Moving Violations: An Examination of the Broad Preemptive Effect of the Carmack Amendment

21 Pages Posted: 15 Dec 2011 Last revised: 28 Dec 2011

Jeanne Kaiser

Western New England University School of Law

Date Written: 1998

Abstract

This Article addresses the general principles of preemption, and describes the history, purpose and language of the Carmack Amendment. The Article then demonstrates that at the time the amendment was passed, Congress had no intention of preempting claims based on moving industry misconduct. Part II discusses the constitutional principles that govern application of the law of federal preemption and describes how application of preemption in Carmack Amendment cases has diverged from the overall application of preemption principles in other areas of congressional legislation. Finally, Part III argues that the courts have improperly granted the moving industry carte blanche to deceive and mistreat consumers without consequence, and suggests congressional action to solve this problem.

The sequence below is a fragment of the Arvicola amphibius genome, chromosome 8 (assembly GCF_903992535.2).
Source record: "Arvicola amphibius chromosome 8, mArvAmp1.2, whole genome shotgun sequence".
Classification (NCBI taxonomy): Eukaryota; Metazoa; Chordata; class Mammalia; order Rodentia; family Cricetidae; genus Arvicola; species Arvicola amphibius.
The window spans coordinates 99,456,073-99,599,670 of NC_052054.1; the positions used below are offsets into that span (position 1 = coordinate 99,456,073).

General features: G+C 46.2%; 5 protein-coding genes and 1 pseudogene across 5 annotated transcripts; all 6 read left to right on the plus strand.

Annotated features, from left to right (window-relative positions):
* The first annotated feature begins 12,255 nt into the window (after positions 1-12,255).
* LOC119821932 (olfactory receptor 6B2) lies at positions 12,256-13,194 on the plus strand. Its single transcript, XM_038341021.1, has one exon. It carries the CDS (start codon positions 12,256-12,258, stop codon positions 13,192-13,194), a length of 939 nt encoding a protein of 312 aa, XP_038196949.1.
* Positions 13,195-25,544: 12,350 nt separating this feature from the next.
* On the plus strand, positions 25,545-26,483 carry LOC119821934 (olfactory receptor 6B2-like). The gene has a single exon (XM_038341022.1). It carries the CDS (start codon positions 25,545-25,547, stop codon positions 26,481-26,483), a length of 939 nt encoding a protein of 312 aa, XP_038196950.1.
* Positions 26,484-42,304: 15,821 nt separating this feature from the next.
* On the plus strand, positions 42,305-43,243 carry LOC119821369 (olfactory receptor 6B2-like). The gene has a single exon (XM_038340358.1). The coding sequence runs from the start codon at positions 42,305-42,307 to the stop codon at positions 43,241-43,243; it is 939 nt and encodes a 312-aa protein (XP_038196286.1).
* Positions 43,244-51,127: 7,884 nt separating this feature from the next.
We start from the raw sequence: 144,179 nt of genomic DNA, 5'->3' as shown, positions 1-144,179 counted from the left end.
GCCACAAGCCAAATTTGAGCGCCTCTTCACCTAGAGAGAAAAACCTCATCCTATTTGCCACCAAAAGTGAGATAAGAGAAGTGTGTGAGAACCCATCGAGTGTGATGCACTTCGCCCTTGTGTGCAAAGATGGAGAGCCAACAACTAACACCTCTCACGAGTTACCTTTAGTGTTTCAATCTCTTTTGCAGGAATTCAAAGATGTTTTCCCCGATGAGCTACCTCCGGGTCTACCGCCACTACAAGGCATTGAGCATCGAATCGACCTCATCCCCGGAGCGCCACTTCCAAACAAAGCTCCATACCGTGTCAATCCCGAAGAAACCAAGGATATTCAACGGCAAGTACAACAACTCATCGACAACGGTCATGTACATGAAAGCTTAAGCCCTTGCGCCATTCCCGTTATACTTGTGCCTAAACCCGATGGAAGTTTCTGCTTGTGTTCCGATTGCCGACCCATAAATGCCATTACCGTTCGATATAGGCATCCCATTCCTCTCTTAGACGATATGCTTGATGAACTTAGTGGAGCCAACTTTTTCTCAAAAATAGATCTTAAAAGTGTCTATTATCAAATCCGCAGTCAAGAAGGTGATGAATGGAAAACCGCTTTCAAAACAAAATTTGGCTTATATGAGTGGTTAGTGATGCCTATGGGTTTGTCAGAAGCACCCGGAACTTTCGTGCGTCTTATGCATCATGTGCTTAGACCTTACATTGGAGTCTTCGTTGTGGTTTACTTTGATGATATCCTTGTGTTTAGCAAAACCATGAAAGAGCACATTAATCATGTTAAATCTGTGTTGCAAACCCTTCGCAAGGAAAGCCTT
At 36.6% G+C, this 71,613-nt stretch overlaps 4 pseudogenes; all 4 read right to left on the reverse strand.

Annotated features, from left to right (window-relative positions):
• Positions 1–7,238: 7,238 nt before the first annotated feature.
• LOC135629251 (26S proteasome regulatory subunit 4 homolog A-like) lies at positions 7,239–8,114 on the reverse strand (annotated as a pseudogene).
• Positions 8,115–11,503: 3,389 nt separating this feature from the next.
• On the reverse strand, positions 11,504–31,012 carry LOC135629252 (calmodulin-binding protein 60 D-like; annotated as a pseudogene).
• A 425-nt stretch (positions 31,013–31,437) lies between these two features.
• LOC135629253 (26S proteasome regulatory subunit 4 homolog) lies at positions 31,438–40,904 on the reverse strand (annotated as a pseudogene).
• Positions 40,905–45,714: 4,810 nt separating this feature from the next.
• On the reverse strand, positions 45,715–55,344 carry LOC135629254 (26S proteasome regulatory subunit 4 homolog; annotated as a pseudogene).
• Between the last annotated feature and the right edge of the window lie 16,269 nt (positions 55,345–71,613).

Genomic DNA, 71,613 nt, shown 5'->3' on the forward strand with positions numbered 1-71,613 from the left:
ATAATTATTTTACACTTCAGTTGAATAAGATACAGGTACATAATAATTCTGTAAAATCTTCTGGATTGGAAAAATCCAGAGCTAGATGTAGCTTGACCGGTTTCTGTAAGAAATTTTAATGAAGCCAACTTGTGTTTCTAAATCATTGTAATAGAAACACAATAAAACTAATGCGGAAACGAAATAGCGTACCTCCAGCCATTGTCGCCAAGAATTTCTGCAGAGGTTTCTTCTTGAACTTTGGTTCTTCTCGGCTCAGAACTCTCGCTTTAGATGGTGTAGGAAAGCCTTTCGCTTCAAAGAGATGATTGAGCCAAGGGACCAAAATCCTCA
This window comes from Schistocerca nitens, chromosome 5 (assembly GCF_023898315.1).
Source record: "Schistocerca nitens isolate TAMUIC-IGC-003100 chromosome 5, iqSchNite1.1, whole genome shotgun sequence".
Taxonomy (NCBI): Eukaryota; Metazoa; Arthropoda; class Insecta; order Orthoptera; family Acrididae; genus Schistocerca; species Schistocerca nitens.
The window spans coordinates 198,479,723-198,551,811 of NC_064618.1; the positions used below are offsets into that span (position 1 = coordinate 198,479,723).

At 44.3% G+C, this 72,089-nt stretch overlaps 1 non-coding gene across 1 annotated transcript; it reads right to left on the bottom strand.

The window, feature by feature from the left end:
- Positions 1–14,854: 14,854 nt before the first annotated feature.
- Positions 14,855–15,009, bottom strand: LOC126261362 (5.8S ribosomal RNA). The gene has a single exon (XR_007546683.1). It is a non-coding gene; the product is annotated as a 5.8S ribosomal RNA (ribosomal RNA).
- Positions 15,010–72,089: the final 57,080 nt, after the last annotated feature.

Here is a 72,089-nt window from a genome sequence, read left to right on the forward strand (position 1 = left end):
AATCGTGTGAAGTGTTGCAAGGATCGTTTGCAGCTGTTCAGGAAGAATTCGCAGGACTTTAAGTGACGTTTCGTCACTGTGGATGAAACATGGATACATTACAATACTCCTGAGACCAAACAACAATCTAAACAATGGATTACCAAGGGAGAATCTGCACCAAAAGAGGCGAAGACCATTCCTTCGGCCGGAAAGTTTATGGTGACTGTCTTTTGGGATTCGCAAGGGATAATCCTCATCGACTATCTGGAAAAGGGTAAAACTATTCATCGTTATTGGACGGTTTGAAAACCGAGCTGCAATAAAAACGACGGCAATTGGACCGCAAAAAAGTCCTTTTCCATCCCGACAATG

Keywords: moving industry, preemption, Carmack Amendment, civil procedure, commercial law

Suggested Citation

Kaiser, Jeanne, Moving Violations: An Examination of the Broad Preemptive Effect of the Carmack Amendment (1998). Western New England Law Review, Vol. 20, p. 289, 1998. Available at SSRN: https://ssrn.com/abstract=1971946

Jeanne Kaiser (Contact Author)

Western New England University School of Law ( email )

1215 Wilbraham Road
Springfield, MA 01119
United States

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